Learning resources for neuroscience students
Written and curated by Dr. Mike Manookin (manookin at uw dot edu).
The goal of this page is to provide beginning neuroscience students with resources that will help them prepare for the first-year graduate course work in Neuroscience at the University of Washington.
I have created a public repository containing Matlab and Python tutorials designed to teach statistics and neuroscience concepts in the context of code that you can use in your own research. These tutorials can be accessed in a browser HERE or it can be cloned on your computer with the following terminal command:
git clone https://github.com/mikemanookin/NeuroscienceTeachingCode.git
I will continue to upload tutorials to this repository, so running ‘git pull‘ periodically will keep you up to date.
Proficiency in programming languages such as MATLAB, Python, or R has become an essential tool for neuroscience research. Developing programming skills requires years of consistent work. We have compiled some resources to help you learn to program. The MATLAB and Python cheatsheets provide the most basic programming examples for those starting out. We also provide more advanced resources. The Allen Brain Institute has kindly provided resources for learning Python.
- Basic MATLAB Programming Cheatsheet
- Basic Python Programming Cheatsheet
- Matlab for the Behavioral Sciences: Ione Fine and Geoff Boynton have kindly made the PDF version of their book available to us free of charge. This book provides an excellent overview of basic programming techniques as well as more advanced methods in the context of data analysis.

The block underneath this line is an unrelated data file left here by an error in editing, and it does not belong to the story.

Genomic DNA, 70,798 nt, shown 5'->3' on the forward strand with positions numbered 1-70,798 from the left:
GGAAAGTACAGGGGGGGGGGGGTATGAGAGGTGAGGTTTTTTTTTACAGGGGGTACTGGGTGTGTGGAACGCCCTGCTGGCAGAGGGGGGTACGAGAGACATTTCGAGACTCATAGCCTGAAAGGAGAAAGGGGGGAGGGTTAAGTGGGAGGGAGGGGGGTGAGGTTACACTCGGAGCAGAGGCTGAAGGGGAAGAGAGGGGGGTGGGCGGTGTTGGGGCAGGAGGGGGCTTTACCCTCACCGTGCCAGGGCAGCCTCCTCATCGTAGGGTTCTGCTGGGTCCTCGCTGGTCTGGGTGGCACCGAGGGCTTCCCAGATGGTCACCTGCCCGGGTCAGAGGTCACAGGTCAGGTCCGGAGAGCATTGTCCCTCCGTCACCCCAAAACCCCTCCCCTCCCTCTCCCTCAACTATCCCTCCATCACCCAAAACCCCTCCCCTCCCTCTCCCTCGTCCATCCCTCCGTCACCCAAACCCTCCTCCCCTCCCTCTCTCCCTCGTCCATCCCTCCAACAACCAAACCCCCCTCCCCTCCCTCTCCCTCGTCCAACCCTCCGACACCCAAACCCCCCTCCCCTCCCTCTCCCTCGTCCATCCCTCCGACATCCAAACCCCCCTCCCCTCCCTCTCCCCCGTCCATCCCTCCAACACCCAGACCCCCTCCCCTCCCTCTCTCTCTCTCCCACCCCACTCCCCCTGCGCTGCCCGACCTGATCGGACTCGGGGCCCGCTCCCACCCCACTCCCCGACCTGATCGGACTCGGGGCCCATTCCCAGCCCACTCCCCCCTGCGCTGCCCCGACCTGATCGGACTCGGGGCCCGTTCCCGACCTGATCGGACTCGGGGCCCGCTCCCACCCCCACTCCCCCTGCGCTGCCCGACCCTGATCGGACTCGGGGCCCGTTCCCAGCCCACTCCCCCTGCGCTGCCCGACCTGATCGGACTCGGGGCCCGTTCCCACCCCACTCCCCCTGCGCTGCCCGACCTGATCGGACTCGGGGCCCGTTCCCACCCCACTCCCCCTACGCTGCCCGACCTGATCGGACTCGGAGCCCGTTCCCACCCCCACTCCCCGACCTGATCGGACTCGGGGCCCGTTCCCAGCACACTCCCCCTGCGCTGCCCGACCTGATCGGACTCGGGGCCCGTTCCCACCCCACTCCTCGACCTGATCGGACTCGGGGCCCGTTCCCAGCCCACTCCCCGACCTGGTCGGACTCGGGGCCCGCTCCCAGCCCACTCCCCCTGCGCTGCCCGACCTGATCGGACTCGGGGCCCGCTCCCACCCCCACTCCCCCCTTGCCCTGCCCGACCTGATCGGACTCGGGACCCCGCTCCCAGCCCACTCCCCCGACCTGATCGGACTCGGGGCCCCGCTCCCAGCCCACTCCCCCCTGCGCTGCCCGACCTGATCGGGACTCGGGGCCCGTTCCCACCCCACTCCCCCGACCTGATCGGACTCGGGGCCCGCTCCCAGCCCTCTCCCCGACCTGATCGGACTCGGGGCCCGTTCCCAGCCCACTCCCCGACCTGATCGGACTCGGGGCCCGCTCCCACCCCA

- Introduction to Matlab Programming from Vanderbilt U.
- Advanced MATLAB Resources from MathWorks
- Allen Institute Python Resources
- R Programming Tutorial
- Patrick Mineault put together a nice overview of better coding practices that could save you time and keep your projects organized.
- This GitHub repository teaches basic math concepts using Python.
Linear algebra is a very important tool in neuroscience and machine learning. Below, are some resources for learning these concepts. I recommend starting with the videos from Grant Sanderson illustrating the basic concepts of linear algebra. In preparation for the neuroscience course work, gaining a solid conceptual understanding of matrix multiplication will help in understanding the more advanced topics covered in the course work such as eigendecomposition and singular value decomposition.
Derivatives are important for modeling several neural processes and phenomena such as neural network behaviors. Taking some time to familiarize yourself with these concepts will prepare you for coursework and research that applies mathematical concepts to biological systems. Eric Shea-Brown runs a very nice course on computational neuroscience (highly recommended) that uses differential equations in this way.
- I have posted some videos introducing basic ideas in statistics. They are available on my YouTube channel here:
- Khan Academy course on statistics and probability
- Methods for determining the differences between two distributions
Adrienne Fairhall and Raj Rao here at UW have put together a very nice online introduction to computational neuroscience, which can be accessed HERE. This course is a very nice overview of computational neuroscience concepts and does not take much time to complete.
Steve Brunton’s YouTube channel contains many excellent videos that cover many topics that are useful to neuroscience research including linear algebra and Fourier analysis.
Here are two nice resources for learning computational neuroscience concepts:
- Ella Batty’s Computational Neuroscience Tutorial
- Mike Landy and Eero Simoncelli’s Computational Neuroscience Course Materials